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We have some code written in python that uses a few classes that are really just "structs" -- instances of these classes just have a bunch of fields in them and no methods. Example:

class ResProperties:
    def __init__(self):
        self.endDayUtilities = 0
        self.marginalUtilities = []
        self.held = 0
        self.idleResource = True
        self.experience = 0.0
        self.resSetAside = 0
        self.unitsGatheredToday = 0

Our main code uses a bunch of instances of this class.

To speed up the code, I thought I'd cython-ized this class:

cdef class ResProperties:

    cdef public float endDayUtilities
    cdef public list marginalUtilities
    cdef public int held
    cdef public int idleResource
    cdef public float experience
    cdef public int resSetAside
    cdef public int unitsGatheredToday

    def __init__(self):
        self.endDayUtilities = 0
        # etc: code just like above.

However, the result is that the code runs something like 25% slower now!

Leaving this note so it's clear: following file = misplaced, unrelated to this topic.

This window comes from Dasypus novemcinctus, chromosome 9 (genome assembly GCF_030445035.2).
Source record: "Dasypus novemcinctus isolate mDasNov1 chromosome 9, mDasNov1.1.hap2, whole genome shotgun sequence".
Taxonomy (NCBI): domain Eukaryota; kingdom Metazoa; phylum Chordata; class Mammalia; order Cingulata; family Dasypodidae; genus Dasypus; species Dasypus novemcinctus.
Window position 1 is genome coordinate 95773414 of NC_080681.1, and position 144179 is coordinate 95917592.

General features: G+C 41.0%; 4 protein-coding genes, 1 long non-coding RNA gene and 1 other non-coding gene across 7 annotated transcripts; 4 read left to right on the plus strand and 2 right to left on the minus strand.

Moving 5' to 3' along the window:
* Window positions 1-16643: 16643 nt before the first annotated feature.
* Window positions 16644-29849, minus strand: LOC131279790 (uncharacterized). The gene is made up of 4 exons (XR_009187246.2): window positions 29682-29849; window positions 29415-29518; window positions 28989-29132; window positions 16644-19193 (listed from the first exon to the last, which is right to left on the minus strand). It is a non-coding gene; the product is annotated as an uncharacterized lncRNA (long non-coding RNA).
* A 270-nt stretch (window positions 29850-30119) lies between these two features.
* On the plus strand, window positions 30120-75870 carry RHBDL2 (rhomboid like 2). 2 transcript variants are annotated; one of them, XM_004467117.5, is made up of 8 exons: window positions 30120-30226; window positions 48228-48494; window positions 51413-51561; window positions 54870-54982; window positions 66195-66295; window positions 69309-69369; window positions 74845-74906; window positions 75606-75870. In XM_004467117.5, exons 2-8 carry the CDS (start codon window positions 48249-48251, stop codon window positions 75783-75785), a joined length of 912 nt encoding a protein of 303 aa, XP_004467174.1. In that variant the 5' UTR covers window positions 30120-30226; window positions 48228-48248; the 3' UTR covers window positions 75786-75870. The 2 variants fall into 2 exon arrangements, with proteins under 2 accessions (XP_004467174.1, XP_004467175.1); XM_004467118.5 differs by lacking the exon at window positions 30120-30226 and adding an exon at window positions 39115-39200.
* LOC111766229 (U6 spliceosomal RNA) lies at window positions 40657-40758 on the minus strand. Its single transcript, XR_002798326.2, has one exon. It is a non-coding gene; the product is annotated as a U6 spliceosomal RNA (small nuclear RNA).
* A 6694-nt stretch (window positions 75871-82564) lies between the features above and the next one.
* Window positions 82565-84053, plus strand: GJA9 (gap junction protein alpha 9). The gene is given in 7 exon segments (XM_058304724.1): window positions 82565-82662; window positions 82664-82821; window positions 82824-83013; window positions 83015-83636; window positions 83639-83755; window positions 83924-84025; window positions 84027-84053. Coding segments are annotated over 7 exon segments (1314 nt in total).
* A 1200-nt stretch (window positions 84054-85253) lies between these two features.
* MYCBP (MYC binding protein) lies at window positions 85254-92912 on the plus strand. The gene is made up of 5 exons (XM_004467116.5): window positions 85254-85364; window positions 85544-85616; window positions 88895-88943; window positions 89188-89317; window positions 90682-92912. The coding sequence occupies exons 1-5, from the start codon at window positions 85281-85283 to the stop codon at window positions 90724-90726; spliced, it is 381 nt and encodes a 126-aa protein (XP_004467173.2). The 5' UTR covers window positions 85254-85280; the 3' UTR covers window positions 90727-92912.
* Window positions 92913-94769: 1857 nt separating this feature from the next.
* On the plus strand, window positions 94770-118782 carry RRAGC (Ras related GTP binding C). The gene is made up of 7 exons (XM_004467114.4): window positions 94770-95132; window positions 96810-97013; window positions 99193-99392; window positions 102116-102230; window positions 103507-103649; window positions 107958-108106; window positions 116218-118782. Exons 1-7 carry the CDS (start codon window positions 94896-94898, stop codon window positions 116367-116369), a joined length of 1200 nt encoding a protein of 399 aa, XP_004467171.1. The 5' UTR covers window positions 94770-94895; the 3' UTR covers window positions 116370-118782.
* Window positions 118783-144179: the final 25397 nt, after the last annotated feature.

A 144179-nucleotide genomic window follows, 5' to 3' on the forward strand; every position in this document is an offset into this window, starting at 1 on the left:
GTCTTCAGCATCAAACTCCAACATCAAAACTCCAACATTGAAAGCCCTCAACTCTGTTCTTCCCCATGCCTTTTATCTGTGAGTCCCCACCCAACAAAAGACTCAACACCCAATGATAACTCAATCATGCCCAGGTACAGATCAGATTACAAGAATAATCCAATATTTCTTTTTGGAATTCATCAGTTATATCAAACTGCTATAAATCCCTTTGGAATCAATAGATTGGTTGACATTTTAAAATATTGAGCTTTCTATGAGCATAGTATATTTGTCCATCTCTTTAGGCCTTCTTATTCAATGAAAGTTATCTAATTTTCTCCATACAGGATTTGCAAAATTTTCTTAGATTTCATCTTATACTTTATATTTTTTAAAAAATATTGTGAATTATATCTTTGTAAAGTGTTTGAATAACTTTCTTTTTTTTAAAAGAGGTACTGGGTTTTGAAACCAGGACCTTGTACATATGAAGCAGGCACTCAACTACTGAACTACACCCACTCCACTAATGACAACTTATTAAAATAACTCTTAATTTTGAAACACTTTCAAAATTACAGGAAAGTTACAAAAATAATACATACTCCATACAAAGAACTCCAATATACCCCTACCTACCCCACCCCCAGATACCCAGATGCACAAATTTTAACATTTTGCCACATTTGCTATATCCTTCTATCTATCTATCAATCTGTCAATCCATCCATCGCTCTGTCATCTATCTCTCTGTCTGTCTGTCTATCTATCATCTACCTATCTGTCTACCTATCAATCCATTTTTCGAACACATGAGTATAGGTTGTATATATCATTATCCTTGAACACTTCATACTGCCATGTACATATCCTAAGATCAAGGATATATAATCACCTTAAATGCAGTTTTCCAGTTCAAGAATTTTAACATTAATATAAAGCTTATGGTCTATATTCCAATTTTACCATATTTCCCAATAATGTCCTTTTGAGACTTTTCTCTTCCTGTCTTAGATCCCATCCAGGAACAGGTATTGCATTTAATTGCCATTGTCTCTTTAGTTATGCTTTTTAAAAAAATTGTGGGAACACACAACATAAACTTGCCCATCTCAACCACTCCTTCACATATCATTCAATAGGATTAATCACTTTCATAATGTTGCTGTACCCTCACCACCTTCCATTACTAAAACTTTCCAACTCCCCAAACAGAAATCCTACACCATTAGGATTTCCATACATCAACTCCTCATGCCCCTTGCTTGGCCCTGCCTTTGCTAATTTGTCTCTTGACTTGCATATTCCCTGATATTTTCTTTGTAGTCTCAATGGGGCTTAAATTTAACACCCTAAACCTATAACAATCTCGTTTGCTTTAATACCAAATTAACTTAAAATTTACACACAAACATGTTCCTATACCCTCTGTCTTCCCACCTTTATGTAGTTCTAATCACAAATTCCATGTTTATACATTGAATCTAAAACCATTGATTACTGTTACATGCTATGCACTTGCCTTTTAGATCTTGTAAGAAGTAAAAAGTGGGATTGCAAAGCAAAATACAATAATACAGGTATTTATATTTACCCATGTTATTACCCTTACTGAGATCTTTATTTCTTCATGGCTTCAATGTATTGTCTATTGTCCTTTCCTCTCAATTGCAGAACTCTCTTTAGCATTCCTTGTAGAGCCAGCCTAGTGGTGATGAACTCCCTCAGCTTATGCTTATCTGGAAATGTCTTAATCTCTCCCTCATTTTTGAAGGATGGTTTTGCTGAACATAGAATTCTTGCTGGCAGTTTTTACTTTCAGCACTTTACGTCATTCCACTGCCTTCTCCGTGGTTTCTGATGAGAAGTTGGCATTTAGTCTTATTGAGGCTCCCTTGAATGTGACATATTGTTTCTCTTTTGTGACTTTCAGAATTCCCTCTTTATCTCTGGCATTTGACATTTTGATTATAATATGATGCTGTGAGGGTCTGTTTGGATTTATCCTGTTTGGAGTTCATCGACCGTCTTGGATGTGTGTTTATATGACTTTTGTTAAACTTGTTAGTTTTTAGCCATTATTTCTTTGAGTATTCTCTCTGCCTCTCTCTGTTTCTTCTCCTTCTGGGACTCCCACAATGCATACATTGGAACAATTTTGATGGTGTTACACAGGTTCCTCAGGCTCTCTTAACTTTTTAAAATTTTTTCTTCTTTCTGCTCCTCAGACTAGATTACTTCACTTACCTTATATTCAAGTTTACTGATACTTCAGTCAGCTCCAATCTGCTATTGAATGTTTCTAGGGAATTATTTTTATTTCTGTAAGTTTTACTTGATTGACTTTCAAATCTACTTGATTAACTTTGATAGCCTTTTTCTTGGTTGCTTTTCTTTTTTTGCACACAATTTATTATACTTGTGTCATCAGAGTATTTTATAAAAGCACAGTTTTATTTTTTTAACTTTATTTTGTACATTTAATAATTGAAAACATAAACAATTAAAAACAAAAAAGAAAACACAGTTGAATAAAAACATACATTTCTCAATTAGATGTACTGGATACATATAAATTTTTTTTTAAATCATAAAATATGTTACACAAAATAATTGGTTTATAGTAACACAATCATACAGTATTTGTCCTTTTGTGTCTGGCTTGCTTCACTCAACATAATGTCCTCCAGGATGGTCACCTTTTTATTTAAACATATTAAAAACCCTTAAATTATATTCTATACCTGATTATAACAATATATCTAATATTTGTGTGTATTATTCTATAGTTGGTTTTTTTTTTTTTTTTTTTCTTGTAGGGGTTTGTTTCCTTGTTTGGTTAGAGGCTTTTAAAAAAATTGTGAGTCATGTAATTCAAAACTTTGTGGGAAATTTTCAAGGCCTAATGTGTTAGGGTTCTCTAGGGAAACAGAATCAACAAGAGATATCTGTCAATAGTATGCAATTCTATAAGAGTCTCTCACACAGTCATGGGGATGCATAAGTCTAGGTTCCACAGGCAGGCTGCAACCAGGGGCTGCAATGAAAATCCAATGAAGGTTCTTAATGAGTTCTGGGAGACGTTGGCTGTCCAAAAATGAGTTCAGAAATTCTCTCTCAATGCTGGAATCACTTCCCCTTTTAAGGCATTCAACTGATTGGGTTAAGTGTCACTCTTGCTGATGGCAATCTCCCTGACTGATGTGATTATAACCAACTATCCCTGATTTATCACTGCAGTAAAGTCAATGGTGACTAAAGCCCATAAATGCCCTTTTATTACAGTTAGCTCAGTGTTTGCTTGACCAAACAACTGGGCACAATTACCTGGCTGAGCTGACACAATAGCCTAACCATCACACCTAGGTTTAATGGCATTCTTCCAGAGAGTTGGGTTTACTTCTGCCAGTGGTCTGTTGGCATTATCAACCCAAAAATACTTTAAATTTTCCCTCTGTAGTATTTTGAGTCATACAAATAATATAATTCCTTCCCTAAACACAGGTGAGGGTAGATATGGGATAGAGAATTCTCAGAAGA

How do I figure out what is causing the code to run slower now?


share|improve this question
"The code" runs 25% slower? What code? – Chris Morgan May 22 '12 at 23:02
How are you measuring this slowdown? – Karl Knechtel May 22 '12 at 23:03
If the class is just a container for attributes, why not use a namedtuple? – John La Rooy May 22 '12 at 23:03
Or define __slots__. – Chris Morgan May 23 '12 at 0:06
The code is part of a larger simulation -- Societies project -- I have a standard configuration that takes about 58 seconds to run on my machine. With the change it went up to about 80 seconds. – VictorNorman May 23 '12 at 1:03
up vote 5 down vote accepted

You converted these classes to Cython but are still using them from Python code?

Conversion of data from C to Python and back is going to incur overhead. For example, your endDayUtilities member is a C-style float. When you access it from Python, a float() object must be constructed before your Python code can do anything with it. The same thing has to happen in reverse when you assign to that attribute from Python.

Off the top of my head, I'd estimate the performance overhead of these data conversions at... oh, about 25%. :-)

You're not going to see a performance boost until you move some of your code that uses that data to Cython. Basically, the more you can stay in C-land, the better you'll do. Going back and forth will kill you.

As another, simpler approach, you might want to try Psyco or PyPy instead of Cython.

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